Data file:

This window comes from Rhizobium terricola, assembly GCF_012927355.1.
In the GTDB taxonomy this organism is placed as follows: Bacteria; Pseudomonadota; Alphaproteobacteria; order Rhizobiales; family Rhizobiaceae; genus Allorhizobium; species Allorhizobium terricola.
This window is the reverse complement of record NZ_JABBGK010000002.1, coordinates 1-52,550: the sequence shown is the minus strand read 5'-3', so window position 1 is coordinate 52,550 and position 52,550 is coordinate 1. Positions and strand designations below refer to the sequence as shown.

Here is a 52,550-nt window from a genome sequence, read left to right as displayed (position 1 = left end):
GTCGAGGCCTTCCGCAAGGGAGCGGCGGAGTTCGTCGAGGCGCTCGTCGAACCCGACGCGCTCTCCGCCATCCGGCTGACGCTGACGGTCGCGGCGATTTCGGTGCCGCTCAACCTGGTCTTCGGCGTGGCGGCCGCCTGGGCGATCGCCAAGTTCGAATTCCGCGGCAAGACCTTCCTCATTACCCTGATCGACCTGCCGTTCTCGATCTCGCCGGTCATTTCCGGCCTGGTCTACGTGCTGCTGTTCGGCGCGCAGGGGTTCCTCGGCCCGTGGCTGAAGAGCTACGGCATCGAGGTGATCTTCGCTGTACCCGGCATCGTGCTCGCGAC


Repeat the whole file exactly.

This window comes from Rhizobium terricola, assembly GCF_012927355.1.
In the GTDB taxonomy this organism is placed as follows: Bacteria; Pseudomonadota; Alphaproteobacteria; order Rhizobiales; family Rhizobiaceae; genus Allorhizobium; species Allorhizobium terricola.
This window is the reverse complement of record NZ_JABBGK010000002.1, coordinates 1-52,550: the sequence shown is the minus strand read 5'-3', so window position 1 is coordinate 52,550 and position 52,550 is coordinate 1. Positions and strand designations below refer to the sequence as shown.

Here is a 52,550-nt window from a genome sequence, read left to right as displayed (position 1 = left end):
GTCGAGGCCTTCCGCAAGGGAGCGGCGGAGTTCGTCGAGGCGCTCGTCGAACCCGACGCGCTCTCCGCCATCCGGCTGACGCTGACGGTCGCGGCGATTTCGGTGCCGCTCAACCTGGTCTTCGGCGTGGCGGCCGCCTGGGCGATCGCCAAGTTCGAATTCCGCGGCAAGACCTTCCTCATTACCCTGATCGACCTGCCGTTCTCGATCTCGCCGGTCATTTCCGGCCTGGTCTACGTGCTGCTGTTCGGCGCGCAGGGGTTCCTCGGCCCGTGGCTGAAGAGCTACGGCATCGAGGTGATCTTCGCTGTACCCGGCATCGTGCTCGCGAC